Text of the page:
A PANEL of three top High Court judges yesterday indefinitely reserved judgement in a case in which Transformation Resource Centre (TRC) and Development for Peace Education (DPE) are challenging the enactment of the Human Rights Commission law.
The three judges, Chief Justice Nthomeng Majara, Justices Tšeliso Monaphathi and Semapo Peete reserved judgement after the lawyer representing the two prominent civic groups, Advocate Hoolo ‘Nyane and King’s Counsel Motiea Teele, who represented the Speaker of the National assembly and other respondents, finished their day-long argument in court yesterday.
In his address, Advocate ‘Nyane argued the National Assembly erred in passing the Human Rights Commission Bill without allowing public participation before the law was enacted.
He also complained that the Clerk of the National Assembly recalled the Bill from Senate even before the Senate could deal with the Bill.
He argued it was an error on the part of the National Assembly.
“There are two procedural errors committed by the National Assembly,” he said.
He told the court that the National Assembly ignored some of its Standing Orders which provide for public participation before the bills could be passed into law.
But, Chief Justice Majara and Justice Monaphathi pointed out that the said provisions clearly state that public participation may be conducted where necessary.
Advocate ‘Nyane further argued it was “wrong for the Clerk to recall the Bill from Senate while the end of the session of Parliament was not yet envisaged.”
Similarly on this point the court took him to task to explain if the bill had not spent a long time in Senate without being dealt with.
He was asked when the Bill was presented to Senate and when it was recalled by the Clerk of the National Assembly.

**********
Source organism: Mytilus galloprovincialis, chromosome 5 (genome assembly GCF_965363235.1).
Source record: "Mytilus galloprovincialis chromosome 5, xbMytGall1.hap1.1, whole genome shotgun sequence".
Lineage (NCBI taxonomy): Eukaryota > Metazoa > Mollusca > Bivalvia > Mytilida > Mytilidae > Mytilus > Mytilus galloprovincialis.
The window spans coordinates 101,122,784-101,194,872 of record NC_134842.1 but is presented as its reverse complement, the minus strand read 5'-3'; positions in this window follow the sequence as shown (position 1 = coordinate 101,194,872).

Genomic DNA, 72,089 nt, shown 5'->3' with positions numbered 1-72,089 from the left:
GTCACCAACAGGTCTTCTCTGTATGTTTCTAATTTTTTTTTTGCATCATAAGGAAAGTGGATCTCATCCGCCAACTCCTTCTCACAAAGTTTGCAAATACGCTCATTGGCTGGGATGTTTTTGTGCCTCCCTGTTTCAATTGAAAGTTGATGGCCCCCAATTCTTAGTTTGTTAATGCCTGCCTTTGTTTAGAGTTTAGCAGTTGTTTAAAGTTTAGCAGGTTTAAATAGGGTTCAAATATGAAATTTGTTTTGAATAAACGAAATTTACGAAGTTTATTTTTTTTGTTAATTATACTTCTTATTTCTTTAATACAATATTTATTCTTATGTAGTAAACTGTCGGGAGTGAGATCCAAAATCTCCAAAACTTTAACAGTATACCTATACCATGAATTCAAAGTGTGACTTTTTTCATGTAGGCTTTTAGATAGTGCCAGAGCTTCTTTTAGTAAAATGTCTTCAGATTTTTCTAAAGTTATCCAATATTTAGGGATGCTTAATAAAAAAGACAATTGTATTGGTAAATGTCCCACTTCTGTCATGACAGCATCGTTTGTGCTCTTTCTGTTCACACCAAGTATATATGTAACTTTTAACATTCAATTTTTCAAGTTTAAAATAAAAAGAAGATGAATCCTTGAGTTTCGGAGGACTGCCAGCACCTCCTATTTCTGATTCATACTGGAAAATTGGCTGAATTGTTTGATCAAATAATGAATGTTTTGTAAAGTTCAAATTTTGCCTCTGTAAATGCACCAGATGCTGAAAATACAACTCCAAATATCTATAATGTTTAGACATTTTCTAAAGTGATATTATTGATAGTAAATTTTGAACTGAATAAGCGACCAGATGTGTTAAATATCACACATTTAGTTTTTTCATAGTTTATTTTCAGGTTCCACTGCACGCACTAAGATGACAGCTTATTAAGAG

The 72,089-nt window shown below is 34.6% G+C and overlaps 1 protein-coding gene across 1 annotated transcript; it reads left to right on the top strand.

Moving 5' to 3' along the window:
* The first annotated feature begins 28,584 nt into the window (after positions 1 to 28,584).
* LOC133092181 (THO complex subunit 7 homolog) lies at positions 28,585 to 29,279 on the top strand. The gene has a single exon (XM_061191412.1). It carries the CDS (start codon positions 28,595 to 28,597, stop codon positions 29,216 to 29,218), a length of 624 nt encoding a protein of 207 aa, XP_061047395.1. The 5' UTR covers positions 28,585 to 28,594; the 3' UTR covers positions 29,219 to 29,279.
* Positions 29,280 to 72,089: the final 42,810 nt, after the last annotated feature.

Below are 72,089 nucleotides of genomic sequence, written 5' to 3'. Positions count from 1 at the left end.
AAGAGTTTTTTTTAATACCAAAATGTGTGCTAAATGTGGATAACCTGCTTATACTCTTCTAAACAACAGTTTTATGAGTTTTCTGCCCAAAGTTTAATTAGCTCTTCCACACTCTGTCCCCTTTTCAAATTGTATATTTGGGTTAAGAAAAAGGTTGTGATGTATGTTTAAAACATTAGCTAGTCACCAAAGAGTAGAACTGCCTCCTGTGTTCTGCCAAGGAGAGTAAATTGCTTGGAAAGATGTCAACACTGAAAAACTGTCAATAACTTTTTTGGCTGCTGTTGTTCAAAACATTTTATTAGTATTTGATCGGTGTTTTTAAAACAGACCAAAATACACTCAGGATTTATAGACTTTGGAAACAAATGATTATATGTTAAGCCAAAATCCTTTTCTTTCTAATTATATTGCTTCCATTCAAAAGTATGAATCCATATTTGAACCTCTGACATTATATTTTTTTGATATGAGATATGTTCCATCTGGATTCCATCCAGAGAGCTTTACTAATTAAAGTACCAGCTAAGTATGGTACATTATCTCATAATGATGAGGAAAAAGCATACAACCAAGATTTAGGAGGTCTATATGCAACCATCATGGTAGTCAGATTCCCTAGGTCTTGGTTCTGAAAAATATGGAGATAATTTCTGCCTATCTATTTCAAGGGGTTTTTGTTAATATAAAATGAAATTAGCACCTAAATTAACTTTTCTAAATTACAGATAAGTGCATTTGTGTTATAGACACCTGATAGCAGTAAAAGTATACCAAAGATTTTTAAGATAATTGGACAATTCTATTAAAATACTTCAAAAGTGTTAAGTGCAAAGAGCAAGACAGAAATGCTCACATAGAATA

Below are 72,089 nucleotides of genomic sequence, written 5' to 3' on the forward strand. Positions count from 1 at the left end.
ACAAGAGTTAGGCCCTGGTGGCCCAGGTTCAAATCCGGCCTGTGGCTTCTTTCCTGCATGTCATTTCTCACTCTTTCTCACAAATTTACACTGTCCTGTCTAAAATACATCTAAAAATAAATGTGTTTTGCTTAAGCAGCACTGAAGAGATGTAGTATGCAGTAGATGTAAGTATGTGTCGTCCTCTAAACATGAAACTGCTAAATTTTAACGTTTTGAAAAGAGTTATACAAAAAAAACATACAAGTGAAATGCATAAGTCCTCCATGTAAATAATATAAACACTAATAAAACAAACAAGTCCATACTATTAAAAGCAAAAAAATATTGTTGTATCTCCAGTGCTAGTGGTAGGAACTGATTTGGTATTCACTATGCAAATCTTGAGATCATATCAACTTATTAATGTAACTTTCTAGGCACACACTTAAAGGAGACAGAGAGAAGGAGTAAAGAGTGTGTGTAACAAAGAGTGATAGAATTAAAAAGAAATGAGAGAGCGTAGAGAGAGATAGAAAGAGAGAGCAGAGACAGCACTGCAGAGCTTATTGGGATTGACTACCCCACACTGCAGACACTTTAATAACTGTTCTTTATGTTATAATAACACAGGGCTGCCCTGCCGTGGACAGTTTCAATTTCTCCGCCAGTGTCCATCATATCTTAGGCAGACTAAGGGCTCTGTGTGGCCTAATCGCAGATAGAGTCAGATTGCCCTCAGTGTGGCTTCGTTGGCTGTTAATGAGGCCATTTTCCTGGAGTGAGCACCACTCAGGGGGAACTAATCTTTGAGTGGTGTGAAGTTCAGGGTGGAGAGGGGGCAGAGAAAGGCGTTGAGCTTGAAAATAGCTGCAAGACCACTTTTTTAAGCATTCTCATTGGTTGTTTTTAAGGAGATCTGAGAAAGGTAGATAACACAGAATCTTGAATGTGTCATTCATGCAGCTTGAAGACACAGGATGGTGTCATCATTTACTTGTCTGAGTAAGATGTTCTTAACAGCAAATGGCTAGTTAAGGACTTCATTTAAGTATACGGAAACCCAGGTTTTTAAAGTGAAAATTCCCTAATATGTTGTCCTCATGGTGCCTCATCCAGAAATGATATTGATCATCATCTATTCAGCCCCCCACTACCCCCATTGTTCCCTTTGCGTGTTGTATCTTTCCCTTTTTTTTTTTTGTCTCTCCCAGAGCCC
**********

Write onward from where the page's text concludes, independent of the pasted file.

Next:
He said: “The bill was sent to Senate on the 9th December 2015 and it was recalled on the 20th of April 2016. It was before the Senate could consider it.”
On the other hand Advocate Teele KC urged the court to dismiss the application on the grounds that the two civic groups have no clear right to seek for participation before the bill could be enacted into law.
He argued that the specific provision that talks about public participation refers to individuals not associations.
“The law speaks about citizens and nationals. By citizens we refer to individual natural people, while nationals refer to bodies like the applicants before court.
“And the applicants cannot claim any right regarding public participation.
“They don’t have a locus standi to bring this application before court,” he said.
During the argument, Advocate ‘Nyane conceded that the two civic groups had earlier submitted their views about the Human Rights Commission law to the Ministry of Law before the bill was sent to parliament.
The court said it would take some time to deliver judgement.
However, the court said judgement would be delivered any time before Christmas this year.
TRC and DPE filed this application in court in August this year.
The two civil society groups are challenging the legality of the Human Rights Commission Act No. 2 of 2016.
The two societies want the court to nullify the act complaining about the withdrawal of its bill from the Senate before it could be disposed of by the Senate.
The civil society groups cite National Assembly Speaker Ntlhoi Motsamai; Senate President Prince Seeiso Bereng Seeiso; National Assembly Clerk King’s Counsel (KC) Fine Maema; Law, Human Rights and Constitutional Affairs Minister Motlalentoa Letšosa; Senate; National Assembly; National Assembly Portfolio Committee on Law and Public Safety; King Letsie III and Attorney-General Tšokolo Makhethe KC as first to ninth respondents, respectively.